Robert Basic's blog

Archives for February, 2012

Automatically upload screenshots in XFCE4

by Robert Basic on February 13, 2012.
Heads-up! You're reading an old post and the information in it is quite probably outdated.

XFCE4 has a nice little tool for making screenshots - xfce4-screenshooter. My only gripe with it is that it can’t automatically upload the images to a server and give me the URL to the image (to be honest, it can, but it uploads the images to a shady looking website, and I don’t like that). And then one day I saw Evan Coury’s GtkGrab - a set of scripts which does exactly what I want! But, sadly, that’s for Gnome. So, based on Evan’s work, I put together this little script:

#!/bin/bash
# based on GtkGrab by @EvanDotPro https://github.com/EvanDotPro/GtkGrab
function rename_file()
{
    NEWFILE=$(echo $1 | md5sum | cut -c-5)'.png'
}
REMOTE=user@domain.tld:/home/user/screens/
DOMAIN=http://i.domain.tld/
LOCALPATH=/home/user/Pictures/screenshots/
xfce4-screenshooter -r --save=$LOCALPATH
LOCALFILE=$(ls -tr $LOCALPATH | tail -n 1)
rename_file $LOCALFILE
I=0
LIMIT=10
while [ "$I" -lt "$LIMIT" -a -f "$LOCALPATH$NEWFILE" ]
do
    rename_file $NEWFILE
    I=`expr $I + 1`
done
mv "$LOCALPATH$LOCALFILE" "$LOCALPATH$NEWFILE"
scp "$LOCALPATH$NEWFILE" "$REMOTE$NEWFILE"
echo "$DOMAIN$NEWFILE" | xclip -selection clipboard
notify-send "Screenshot uploaded, URL in clipboard"

Save this script somewhere on your computer, configure the DOMAIN, LOCALPATH and REMOTE variables, set the script to be executable and then create a shortcut combination for it via Settings -> Keyboard -> Application Shortcuts. Programs you’ll need to have installed for this to work are xfce4-screenshooter, xclip and notify-send. If you don’t want to be prompted for the password/passphrase for the scp command each time, set up a passwordless login for your user on your remote server.

Happy hackin’!

Tags: bash, script, xfce4, xfce4-screenshooter.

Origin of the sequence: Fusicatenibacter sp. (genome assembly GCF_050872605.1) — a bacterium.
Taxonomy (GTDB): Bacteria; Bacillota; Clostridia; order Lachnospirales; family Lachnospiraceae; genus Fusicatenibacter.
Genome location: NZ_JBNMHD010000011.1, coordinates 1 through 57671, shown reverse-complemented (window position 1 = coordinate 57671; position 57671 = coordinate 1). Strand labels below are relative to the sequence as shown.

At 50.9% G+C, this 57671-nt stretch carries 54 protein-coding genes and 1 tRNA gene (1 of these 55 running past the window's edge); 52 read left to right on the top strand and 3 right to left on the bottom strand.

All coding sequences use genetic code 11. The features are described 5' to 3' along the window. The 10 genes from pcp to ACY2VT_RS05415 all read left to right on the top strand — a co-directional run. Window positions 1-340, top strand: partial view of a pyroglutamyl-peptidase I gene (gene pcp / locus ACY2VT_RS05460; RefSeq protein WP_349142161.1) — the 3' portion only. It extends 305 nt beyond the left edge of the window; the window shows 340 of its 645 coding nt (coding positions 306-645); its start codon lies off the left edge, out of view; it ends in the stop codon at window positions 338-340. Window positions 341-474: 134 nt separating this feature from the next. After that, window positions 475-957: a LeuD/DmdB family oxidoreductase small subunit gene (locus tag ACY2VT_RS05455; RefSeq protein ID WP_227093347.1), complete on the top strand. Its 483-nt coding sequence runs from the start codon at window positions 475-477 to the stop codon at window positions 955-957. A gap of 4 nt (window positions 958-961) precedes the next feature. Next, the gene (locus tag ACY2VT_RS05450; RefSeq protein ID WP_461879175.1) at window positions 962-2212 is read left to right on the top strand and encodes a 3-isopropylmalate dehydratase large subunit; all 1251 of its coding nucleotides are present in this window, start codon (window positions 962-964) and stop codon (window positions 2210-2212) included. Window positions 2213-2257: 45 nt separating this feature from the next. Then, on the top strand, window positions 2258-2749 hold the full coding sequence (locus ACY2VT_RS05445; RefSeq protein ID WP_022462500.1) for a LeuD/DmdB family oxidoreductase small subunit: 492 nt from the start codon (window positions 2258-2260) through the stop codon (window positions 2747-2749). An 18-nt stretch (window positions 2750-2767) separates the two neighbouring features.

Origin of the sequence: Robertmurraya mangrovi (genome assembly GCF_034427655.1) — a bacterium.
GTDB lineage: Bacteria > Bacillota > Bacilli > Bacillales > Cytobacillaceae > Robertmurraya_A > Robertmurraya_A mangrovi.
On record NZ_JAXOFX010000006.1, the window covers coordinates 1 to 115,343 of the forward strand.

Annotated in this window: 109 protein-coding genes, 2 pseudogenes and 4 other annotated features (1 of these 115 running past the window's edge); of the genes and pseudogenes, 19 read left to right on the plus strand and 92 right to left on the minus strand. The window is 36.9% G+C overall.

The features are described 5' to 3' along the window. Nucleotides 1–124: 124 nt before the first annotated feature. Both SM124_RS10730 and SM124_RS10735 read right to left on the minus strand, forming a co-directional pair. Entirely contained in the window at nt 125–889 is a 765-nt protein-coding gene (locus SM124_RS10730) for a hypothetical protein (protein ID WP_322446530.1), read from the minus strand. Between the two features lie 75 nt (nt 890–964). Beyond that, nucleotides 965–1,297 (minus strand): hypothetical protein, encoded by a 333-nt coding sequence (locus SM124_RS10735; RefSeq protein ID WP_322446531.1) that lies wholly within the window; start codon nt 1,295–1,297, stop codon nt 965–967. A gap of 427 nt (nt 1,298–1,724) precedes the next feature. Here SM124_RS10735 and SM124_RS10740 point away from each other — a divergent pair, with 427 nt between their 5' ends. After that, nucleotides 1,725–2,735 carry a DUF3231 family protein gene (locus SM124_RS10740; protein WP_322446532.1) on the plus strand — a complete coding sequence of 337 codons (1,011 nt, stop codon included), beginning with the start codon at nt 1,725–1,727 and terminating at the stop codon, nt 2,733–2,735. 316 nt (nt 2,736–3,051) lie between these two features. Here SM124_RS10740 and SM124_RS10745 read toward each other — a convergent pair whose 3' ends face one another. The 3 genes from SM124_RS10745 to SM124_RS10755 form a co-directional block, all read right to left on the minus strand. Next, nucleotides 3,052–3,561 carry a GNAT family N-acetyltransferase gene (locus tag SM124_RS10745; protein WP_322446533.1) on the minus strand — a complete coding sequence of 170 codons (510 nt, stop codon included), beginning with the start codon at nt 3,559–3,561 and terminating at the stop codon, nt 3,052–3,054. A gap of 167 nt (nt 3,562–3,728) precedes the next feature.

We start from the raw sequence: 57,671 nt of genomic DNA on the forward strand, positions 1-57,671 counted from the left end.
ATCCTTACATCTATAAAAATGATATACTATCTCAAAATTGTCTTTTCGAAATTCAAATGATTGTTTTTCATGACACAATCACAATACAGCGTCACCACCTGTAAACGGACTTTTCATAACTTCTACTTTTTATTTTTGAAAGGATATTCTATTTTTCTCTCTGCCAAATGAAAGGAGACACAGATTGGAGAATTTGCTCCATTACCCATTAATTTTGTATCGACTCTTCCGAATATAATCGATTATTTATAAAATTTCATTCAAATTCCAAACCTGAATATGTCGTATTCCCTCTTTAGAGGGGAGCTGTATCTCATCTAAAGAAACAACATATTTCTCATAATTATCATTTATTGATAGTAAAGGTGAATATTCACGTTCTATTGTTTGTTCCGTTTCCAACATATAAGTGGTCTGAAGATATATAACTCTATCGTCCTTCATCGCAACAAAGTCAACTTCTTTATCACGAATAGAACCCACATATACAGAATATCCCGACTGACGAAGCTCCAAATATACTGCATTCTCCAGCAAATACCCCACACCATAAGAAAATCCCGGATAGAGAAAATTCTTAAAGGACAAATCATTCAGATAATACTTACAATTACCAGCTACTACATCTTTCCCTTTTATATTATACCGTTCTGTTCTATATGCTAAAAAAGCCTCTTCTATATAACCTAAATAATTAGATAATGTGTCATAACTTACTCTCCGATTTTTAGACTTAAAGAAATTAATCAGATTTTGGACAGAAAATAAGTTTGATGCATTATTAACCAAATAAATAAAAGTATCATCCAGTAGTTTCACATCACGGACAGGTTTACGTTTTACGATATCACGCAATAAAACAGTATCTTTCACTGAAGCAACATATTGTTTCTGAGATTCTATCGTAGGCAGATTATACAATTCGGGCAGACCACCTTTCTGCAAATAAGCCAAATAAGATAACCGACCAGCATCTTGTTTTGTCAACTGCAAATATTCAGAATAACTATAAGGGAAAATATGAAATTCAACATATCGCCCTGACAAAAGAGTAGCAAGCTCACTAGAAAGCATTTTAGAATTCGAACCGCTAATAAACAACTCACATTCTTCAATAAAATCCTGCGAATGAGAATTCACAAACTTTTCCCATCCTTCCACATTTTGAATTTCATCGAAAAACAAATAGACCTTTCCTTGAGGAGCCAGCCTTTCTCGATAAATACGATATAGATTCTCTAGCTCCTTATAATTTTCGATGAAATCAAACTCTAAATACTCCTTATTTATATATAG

Categories: Development, Programming, Software.

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Zend Framework full page cache tips

by Robert Basic on February 11, 2012.
Heads-up! You're reading an old post and the information in it is quite probably outdated.

When I started rewriting this blog, I knew from start that I want to use Zend Framework’s full page caching, as, I think, that’s the best cache for this purpose. Not much going on on the front end, much more reads than writes, no ajax or any other "dynamic" content. While implementing the cache, I ran into two issues.

The first problem was that the cache files were created, but they were never valid - on each request a new cache file was created. It was a noob(ish) mistake - I had two calls to Zend_Session::startSession() in my code, which made the session ID always to change which made the cache validity test to fail. Removed the second call and all was well. Or so I thought…

I moved the code to staging to run some final tests before pushing it live, but the cache started failing again. This time the cache files weren’t even being created! The same code works on my machine, fails on staging. The only difference was that I had turned off the loading of Google Analytics in the development environment. But… that can’t be it, right? Wrong. On every request the values of the GA cookies are different. The full page cache has a set of settings which dictates what variables are taken into account when creating an ID for the cache: make_id_with_xxx_varialbes where "xxx" is one of get, post, files, session, cookie and by default all are set to true. Setting make_id_with_cookie_variables to false made the cache to disregard the always changing GA cookies which made the cache start working again.

So, if Zend Framework’s full page cache starts failing for you, check the contents and behaviours of all the variables - get, post, files, session, cookie - and play around with the cache settings until it starts working again.

Happy hackin’!

Tags: caching, full page cache, zend framework, zf.
Categories: Development, Programming.

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